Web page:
A Liberia Private Foundation is basically a non-resident legal entity established to hold and manage assets. Foreigners can own 100% of the foundation. Assets are donated by the Donor (Founder) and become assets of the private foundation. The Donor designates Beneficiaries and proposes how the assets will be managed in a private document known as the “Letter of Wishes”.
Based upon European laws regarding private family foundations, the Liberian Private Foundation added unique features for a more flexible, modern, and affordable private estate planning platform. Liberia law considers private foundations as separate legal entities which are not permitted to trade. However, they can hold assets such as corporate shares, investment accounts, bank accounts, trusts, real estate, and other assets. The Private Foundations owns all of its held assets.
Liberian Private Foundations are governed by the Liberian Associations Law (1977, as amended through 2002), called the “Private Foundation Law”. This law is based on the Austrian Private Foundation law of 1993. Also, United Kingdom’s Registered Trust law and the Registered Business Company law were adopted in 2002.
Unlike a typical common law trust, the Private Foundation’s beneficiaries cannot end the foundation after the death of the Donor (Founder) and sell the assets. A Liberia Private Foundation requires limited public filings, and never discloses the names of the Donor and Beneficiaries.
Liberia is a Western African nation designated as a democratic unitary presidential republic with an elected president and legislature. English is its official language.
A Liberia Private Foundation has the following benefits:
• 100% Foreign Ownership: There are no restrictions regarding the nationality or residence country for the Donor and Beneficiaries.
• Asset Protection: Liberia Private Foundations provide global asset protection.
• Privacy: The names of Beneficiaries are not part of the public records.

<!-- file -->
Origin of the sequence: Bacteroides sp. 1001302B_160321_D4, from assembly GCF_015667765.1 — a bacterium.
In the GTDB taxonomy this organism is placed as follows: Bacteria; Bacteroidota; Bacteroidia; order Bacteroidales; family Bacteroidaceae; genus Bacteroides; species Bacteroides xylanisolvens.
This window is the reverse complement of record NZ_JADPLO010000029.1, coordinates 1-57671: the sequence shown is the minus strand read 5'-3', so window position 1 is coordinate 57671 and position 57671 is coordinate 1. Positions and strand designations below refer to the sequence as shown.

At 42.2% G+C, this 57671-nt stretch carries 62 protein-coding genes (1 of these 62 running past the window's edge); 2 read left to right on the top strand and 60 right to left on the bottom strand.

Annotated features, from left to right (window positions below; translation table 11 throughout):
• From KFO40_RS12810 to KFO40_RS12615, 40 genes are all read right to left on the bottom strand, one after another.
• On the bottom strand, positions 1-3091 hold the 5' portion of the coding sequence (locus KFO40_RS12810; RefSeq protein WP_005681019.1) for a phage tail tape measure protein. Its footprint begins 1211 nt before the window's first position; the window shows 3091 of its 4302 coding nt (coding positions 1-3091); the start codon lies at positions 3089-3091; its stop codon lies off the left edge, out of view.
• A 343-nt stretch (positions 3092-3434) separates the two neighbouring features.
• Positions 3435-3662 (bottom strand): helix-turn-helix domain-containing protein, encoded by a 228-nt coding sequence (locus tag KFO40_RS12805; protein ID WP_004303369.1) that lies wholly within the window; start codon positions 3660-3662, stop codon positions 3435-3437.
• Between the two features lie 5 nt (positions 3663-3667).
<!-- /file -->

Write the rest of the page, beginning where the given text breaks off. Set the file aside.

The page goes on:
• No Taxation: Non-resident Beneficiaries obtain payments from the Foundation tax free in Liberia. However, U.S. taxpayers and others subject to worldwide taxation must declare all income to their tax authorities.
• Perpetual: The Donor establishes the termination date or not.
• Estate Planning: All assets may be distributed to the Donor’s heirs upon his/her death or remain in the Foundation for the benefit of future heirs according to the Donor’s wishes.
• U.S. Dollar: The U.S. Dollar is accepted all over Liberia including government offices.
• English: English is the official language.
Since Liberian foundations are separate legal entities they must have a name which is not similar with other Liberian legal entities. There are no requirements as to what words or abbreviations must be at the end of a foundation’s name, but many choose to include the word “Foundation” to avoid confusion as to its purpose.
The Liberian Corporate Registry registers all private foundations. However, The Foundation’s operative documents are not filed in the Registry so they remain private.
A Memorandum of Endowment establishes the Private Foundation where assets are irrevocably transferred to the Foundation for the purpose of managing them for designated Beneficiaries. The word “Irrevocable” means that once the Foundation takes ownership of the gifted assets, the Donor cannot change the ownership. Endowment is a gift. The donor does not receive any type of payment or compensation for the gifts. The Foundation becomes a separate legal entity which owns the gifted assets.
The Memorandum specifies the purpose for the endowment and may include how the assets are to be managed, but must exclude any commercial activities along with banking or financial services activities. However, buying and selling assets is not considered a commercial or trading activity. The Private foundation may engage in activities deemed necessary for the management of the assets. Foundations can become corporate shareholders, but not an officer or director, in a trading company (corporation).
One or more donors are permitted with no restrictions as to their nationality or residency which can be from any other country. A Donor cannot be the Secretary or an officer for the Foundation. However, Donors can be a member of its Supervisory Board if one is appointed. In addition, a Donor can be a Beneficiary.
One of the main functions for a Liberia Private foundation is to provide Beneficiaries with income obtained from the gifted assets. The donor is permitted to provide written guidelines regarding how the Foundation is managed along with designating the specific Beneficiaries and what payments can be made to them and when.
The Beneficiaries names will not be included in any filings with the government’s Registry.